Steven Mnuchin
Treasury Secretary Steven Mnuchin cheers dark money. Photo credit: DonkeyHotey / WhoWhatWhy (CC BY-SA 2.0) See complete attribution below.

The Trump administration has made it easier for oligarchs across the world to influence US politics. The Koch brothers are celebrating; transparency advocates are horrified.

Last week, the Trump administration took a major step toward helping one of society’s most vulnerable groups: politically active billionaires.

Although these oligarchs admittedly have vast fortunes at their disposal, politicians across all levels in their back pockets, and armies of lawyers on their side, they still had to comply with pesky reporting requirements when funneling millions of dollars to political organizations that do their bidding.

But the “drain the swamp” administration put a stop to that. On July 16, Treasury Secretary Steven Mnuchin announced that some tax-exempt — yet overtly political organizations — like the National Rifle Association (NRA) no longer had to identify their big money donors to US tax authorities.

There’s a good chance that the date of the announcement was carefully chosen. It was the same day that Mnuchin’s boss was in Helsinki for his performance review with Russian President Vladimir Putin. You don’t have to be a political wizard to understand that this would allow the administration to sneak this change past the media and the public.

Unfortunately for Mnuchin, the Department of Justice didn’t cooperate. Because it also chose this day — in this case more out of necessity — to indict Russian national Maria Butina for acting as an unregistered agent for her country. Among the things she is accused of is setting up back channels to groups like the NRA, which is being scrutinized for potentially having laundered Russian money and helping Donald Trump win the 2016 election.

That highlighted the ridiculousness of Mnuchin’s assertion that less disclosure is needed.

The Treasury Department justified the move by saying it would “relieve thousands of organizations of an unnecessary regulatory burden, while better protecting sensitive taxpayer information and ensuring appropriate transparency.”

In Washington-speak, “unnecessary regulatory burden” is the code conservatives use when they want to make it easier for corporations to screw over regular Americans.

They never say this, of course, or admit who this is really for. The Treasury Department said that, among the groups that would benefit from this change are volunteer fire departments, local chambers of commerce, veterans groups, and community service groups.

Mind you, the change only affects the disclosure of donor information above $5,000, so the number of fire departments and local soup kitchens that will be affected is probably very small. And who would object to disclosing having donated to one of those groups?

Let’s not kid ourselves: while there may be some progressive organizations that will no longer have to report their big donors — but would hopefully not mind doing so for the sake of transparency — this new rule primarily benefits conservative groups backed by people like the Koch brothers who want to shape the country according to their ideology — but from the shadows.

It certainly wasn’t volunteer fire departments that lobbied for this change, but rather groups like the Koch-funded Americans for Prosperity, or Freedom Partners, which hailed the move as the “right decision because citizens shouldn’t fear harassment or persecution over their beliefs.”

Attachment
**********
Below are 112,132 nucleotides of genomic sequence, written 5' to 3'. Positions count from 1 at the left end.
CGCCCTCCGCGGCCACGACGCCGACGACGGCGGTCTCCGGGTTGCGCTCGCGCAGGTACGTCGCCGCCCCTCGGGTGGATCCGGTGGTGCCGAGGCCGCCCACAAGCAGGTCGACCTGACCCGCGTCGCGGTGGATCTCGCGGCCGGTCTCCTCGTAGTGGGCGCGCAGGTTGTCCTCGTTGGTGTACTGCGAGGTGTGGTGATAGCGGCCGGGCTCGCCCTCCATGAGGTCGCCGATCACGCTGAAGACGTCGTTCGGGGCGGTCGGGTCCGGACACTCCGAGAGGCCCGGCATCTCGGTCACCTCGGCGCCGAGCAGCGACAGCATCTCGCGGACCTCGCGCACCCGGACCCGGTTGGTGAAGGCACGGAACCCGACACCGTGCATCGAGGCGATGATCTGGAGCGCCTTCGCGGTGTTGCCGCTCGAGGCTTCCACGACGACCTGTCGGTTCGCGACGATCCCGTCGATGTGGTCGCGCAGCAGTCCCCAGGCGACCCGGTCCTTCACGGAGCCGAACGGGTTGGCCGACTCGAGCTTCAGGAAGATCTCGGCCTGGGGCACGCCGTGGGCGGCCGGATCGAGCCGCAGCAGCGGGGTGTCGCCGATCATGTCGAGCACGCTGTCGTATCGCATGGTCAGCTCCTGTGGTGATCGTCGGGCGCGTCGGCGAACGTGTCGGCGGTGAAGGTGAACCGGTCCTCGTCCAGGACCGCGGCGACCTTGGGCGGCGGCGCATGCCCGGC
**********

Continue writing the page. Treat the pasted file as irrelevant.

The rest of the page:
Heaven forbid that Americans understand what the Koch brothers, Mercers, and the like are actually up to. They might then fight back by boycotting their products.

Not surprisingly, the decision was applauded by Republicans, who are the primary beneficiaries of dark money.

On the Senate floor, Majority Leader Mitch McConnell (R-KY) conjured the scary tale of an “army of angry left-wing activists who stand eager to harass and bully anyone who is contributing to national conversation with political views with which they disagree.”

In other words, he is worried that those powerless billionaires get yelled at by the same peasants whose voice they want to silence with massive political contributions.

On the other side of the debate, you have transparency advocates who are concerned that the new change would make it much more difficult for the government to recognize when foreign countries are attempting to hijack the US political process.

“If your dark money policy gives oligarchs in Moscow reason to throw back celebratory vodkas, and if their friends at the NRA have a green light to flood the airwaves with even more election secrecy, you made the wrong call,” said Sen. Ron Wyden (D-OR), adding that the Trump administration “wrested even more control of our democracy from the hands of American citizens.”

While Wyden’s heart is in the right place, he clearly misunderstood the motivation for Mnuchin’s decision. Making the US less democratic is not some byproduct of the new policy — it is its purpose. Because in the end, it doesn’t matter to the administration whether the oligarchs that will benefit from this change are Russian or American — as long as they help keep the GOP in power.

The cartoon above was created by DonkeyHotey for WhoWhatWhy from Steven Mnuchin caricature (DonkeyHotey / Flickr – CC BY 2.0).

Related front page panorama photo credit: Adapted by WhoWhatWhy from US Treasury seal (US Treasury / Wikimedia) and 990 schedule b form (IRS).


  • Klaus Marre

    Klaus Marre is a writer, editor, former congressional reporter, and director of the WhoWhatWhy Mentor Apprentice Program. Follow him on Twitter @KlausMarre.

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  • DonkeyHotey

    DonkeyHotey creates art to illustrate news articles and opinion pieces. His current work is a combination of caricature, photo collage, and photo manipulation.

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